Colorado Rep. Coffman: Bin Laden death a symbolic victory
DENVER — Osama bin Laden’s death is more of a symbolic victory than a military triumph because the aggressive American pursuit effectively neutralized him as a terrorist threat years ago, Colorado Rep. Mike Coffman said today.
“To the American people, I think it does bring closure to that chapter of the attack on 9/11,” said Coffman, a Republican who served in Iraq with the Marine Corps in 2005 and 2006. “I wish it was of greater importance in the whole context of the global war on terror.”
Coffman told The Associated Press in an interview that the long and intensive hunt for bin Laden forced him to keep such a low profile that he became less of a hands-on commander and more of a spiritual leader. Bin Laden’s al-Qaida also became decentralized, Coffman said.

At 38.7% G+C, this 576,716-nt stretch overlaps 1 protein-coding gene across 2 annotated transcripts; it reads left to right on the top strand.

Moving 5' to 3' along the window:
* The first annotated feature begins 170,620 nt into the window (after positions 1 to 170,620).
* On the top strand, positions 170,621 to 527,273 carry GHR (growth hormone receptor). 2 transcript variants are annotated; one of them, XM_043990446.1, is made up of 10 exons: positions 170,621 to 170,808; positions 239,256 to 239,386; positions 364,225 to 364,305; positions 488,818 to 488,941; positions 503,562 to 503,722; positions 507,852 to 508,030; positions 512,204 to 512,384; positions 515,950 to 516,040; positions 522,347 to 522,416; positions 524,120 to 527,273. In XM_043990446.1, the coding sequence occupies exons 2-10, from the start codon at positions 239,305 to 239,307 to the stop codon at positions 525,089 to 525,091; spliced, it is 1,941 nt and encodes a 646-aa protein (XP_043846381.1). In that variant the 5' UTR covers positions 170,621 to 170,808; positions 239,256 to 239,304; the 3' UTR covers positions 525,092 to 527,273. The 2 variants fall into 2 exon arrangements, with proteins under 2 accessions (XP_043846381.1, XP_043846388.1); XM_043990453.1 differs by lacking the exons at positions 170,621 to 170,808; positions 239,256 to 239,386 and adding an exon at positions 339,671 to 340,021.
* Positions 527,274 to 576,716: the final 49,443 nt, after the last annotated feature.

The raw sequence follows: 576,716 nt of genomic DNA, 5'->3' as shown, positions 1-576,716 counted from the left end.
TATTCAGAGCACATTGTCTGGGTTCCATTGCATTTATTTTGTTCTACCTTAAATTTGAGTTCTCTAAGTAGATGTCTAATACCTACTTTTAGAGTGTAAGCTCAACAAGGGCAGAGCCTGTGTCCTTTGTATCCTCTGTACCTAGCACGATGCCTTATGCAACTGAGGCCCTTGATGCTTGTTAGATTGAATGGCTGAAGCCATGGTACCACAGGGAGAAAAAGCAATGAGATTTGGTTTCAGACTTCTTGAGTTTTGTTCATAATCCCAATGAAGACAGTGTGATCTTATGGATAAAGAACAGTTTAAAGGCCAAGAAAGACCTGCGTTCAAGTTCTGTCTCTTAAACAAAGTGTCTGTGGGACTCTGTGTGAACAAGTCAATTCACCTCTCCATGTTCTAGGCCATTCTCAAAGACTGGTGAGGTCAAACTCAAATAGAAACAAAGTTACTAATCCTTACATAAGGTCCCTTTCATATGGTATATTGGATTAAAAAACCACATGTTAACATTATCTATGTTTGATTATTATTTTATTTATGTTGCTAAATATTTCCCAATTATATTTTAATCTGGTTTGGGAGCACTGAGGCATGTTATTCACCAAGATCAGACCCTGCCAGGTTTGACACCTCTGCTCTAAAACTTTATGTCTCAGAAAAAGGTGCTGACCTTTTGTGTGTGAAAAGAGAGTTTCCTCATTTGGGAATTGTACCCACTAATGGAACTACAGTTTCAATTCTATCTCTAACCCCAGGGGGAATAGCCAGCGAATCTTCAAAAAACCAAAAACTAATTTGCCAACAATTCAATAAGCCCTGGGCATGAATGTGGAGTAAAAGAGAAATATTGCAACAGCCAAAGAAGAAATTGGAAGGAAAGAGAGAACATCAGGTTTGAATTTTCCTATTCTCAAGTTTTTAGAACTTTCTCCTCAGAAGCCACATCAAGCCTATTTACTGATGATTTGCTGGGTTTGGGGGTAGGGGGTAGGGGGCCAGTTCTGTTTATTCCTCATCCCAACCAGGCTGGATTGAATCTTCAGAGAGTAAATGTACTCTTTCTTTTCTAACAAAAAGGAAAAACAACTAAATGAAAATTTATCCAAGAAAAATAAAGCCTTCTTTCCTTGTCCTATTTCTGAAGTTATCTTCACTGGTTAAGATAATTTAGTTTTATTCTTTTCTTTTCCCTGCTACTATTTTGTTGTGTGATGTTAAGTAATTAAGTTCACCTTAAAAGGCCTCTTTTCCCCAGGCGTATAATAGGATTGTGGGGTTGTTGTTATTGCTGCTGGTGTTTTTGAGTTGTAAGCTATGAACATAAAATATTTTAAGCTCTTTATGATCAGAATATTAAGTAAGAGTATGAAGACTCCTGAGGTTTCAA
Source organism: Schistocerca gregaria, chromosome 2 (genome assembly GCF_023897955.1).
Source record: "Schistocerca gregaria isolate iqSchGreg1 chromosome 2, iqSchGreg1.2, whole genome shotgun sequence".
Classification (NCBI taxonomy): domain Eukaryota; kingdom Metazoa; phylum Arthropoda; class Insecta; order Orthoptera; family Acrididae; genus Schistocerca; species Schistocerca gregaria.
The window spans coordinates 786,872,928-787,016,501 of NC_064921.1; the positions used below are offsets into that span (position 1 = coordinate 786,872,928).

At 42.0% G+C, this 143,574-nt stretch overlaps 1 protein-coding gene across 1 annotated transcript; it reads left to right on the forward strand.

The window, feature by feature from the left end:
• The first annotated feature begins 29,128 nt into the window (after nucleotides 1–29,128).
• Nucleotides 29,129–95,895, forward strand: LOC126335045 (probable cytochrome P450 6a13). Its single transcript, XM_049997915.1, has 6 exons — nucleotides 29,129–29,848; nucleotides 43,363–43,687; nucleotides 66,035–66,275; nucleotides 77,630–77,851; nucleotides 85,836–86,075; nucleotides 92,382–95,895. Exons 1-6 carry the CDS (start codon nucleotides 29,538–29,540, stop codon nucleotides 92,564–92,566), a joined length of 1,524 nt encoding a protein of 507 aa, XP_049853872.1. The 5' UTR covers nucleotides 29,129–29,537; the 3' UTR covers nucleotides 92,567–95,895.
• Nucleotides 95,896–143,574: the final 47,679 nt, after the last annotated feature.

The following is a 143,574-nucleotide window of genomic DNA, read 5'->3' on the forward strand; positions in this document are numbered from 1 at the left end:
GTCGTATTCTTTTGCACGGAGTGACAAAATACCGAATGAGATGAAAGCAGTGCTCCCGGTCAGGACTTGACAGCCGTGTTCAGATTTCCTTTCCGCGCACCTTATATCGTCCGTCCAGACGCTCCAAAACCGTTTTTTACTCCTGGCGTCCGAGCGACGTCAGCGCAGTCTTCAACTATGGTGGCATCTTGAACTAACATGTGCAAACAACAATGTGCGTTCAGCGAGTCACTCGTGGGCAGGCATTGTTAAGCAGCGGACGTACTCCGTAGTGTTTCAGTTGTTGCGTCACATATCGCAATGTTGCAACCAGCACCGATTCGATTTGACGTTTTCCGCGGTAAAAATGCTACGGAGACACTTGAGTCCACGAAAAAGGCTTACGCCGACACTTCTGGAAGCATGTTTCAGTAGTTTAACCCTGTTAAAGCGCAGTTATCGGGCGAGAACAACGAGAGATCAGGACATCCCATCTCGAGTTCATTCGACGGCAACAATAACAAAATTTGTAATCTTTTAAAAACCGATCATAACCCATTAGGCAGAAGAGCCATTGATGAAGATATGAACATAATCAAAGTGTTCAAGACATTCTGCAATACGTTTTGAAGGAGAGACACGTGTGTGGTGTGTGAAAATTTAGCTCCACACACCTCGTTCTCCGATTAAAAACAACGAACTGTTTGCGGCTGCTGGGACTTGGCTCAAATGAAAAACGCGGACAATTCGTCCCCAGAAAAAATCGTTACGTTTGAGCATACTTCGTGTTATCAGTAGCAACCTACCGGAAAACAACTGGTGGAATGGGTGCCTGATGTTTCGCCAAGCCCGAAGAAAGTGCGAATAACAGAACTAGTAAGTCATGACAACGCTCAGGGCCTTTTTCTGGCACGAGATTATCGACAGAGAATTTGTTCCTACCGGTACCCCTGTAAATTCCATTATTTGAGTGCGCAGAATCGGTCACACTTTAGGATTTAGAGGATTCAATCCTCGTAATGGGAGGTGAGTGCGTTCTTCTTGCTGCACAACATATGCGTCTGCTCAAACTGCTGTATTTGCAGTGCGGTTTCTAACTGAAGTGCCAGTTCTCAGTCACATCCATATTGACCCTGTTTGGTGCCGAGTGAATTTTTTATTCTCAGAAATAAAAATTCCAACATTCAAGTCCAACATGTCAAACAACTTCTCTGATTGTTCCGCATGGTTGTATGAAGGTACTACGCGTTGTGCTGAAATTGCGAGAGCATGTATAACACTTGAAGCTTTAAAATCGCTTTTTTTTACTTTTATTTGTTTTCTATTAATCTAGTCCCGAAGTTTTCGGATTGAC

“I think that the reality is that there have been tons of what are often called al-Qaida-like organizations that have sprung up spontaneously as part of a movement, and they will still be at war with the U.S. and the West,” he said.
Coffman said he doubted bin Laden’s death would have much impact on the U.S.-lead coalition’s war against the Taliban in Afghanistan. The Taliban were sympathetic to al-Qaida but had more regional aspirations, while al-Qaida’s goals were international, Coffman said.
He said tribal divisions in Afghanistan are probably a bigger factor in the war than allegiance to al-Qaida.
One potential benefit of bin Laden’s death is that it could open a path toward U.S. talks with the Taliban, Coffman said.
The U.S. wanted the Taliban to separate themselves from al-Qaida and hand over bin Laden when he was believed to be in Afghanistan, but they refused, he said. With bin Laden out of the way, those obstacles could disappear, Coffman said.
Coffman, a member of the House Armed Services Committee, said the U.S. should be willing to make the first move to open such talks.